Attorney General William Barr, an outspoken proponent of conservative values and an expansive view of presidential power, will leave office before Christmas, President Trump announced in a tweet Monday afternoon.
Trump said he and Barr had a “very nice meeting” and that their “relationship has been a very good one.”
Deputy Attorney General Jeff Rosen will become acting attorney general, Trump said.
The announcement came just minutes after the Electoral College gave Joe Biden a majority of its votes Monday, confirming his victory in last month’s election in state-by-state voting that took on added importance this year because of President Donald Trump’s refusal to concede he lost.
California’s 55 electoral votes put Biden over the top, clearing the 270-vote mark that affirmed he will be the nation’s next president.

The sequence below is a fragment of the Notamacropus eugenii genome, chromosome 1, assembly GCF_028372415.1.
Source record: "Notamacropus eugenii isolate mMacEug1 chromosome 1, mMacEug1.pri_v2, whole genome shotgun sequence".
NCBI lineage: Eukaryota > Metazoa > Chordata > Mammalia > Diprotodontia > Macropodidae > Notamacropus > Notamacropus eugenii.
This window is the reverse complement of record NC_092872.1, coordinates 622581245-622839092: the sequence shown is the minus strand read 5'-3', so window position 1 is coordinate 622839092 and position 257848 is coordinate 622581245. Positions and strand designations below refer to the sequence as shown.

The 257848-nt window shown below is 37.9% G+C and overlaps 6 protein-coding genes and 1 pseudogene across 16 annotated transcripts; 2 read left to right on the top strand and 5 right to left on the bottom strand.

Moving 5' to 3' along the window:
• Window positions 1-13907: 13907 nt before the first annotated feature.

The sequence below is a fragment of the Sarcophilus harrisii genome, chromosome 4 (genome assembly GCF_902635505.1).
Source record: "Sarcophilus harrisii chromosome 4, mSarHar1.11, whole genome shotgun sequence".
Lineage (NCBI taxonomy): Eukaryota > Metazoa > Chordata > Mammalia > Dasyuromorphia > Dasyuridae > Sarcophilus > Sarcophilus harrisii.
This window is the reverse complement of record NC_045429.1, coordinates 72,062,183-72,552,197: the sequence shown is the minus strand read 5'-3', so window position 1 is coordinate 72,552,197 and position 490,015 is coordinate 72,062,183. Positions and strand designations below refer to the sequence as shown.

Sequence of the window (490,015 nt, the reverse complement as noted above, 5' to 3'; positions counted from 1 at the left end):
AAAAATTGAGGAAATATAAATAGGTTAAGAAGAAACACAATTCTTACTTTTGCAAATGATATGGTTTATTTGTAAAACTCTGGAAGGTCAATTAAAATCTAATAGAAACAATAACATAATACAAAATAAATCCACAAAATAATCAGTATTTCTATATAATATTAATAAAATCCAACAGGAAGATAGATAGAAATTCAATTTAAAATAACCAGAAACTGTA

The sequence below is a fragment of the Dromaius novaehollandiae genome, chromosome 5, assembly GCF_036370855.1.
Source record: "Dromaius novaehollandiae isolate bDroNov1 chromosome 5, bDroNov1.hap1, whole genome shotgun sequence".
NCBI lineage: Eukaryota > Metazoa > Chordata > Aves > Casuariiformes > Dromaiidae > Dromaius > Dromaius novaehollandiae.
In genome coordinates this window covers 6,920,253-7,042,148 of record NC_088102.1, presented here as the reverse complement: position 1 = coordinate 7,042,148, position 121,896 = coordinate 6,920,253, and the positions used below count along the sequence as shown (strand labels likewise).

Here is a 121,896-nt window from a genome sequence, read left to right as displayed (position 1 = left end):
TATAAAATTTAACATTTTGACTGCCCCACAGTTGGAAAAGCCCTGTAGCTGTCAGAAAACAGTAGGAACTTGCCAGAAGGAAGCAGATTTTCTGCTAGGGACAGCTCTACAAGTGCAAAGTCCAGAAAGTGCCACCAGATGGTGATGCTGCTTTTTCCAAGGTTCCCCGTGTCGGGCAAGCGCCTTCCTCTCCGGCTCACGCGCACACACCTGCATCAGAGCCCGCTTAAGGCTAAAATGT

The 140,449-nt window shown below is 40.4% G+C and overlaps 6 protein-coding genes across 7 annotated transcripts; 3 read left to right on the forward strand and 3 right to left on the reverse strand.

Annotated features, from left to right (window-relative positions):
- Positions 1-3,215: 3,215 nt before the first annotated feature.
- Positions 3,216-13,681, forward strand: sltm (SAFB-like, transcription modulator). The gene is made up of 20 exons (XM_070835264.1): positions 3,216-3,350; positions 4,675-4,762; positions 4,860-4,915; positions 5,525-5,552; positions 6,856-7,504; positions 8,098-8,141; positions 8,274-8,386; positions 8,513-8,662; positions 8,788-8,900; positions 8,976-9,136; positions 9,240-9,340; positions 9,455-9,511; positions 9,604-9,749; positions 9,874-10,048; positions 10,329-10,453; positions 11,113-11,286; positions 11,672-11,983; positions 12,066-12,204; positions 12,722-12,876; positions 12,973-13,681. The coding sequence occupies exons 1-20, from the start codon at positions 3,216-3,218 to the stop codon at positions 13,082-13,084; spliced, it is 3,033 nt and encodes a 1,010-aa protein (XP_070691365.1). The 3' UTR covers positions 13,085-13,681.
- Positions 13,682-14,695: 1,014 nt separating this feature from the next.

Earlier this month, Barr said the DOJ found no evidence of widespread election fraud, directly contradicting President Trump’s baseless claims that the election was stolen by Democrats. Ahead of the election, Barr had stood by the president, repeating his unsubstantiated claims that mail-in voting was ripe for fraud.
In less than two years on the job, Barr emerged as perhaps the most divisive attorney general in recent memory for a series of controversial actions, including his handling of special counsel Robert Mueller’s report on the Russia investigation and his repeated false claims about the integrity of mail-in voting.
But his legacy will forever be stamped by his role leading the forceful removal of peaceful protesters from Lafayette Park in the summer of 2020 to clear the way for a presidential photo op in front of a nearby church.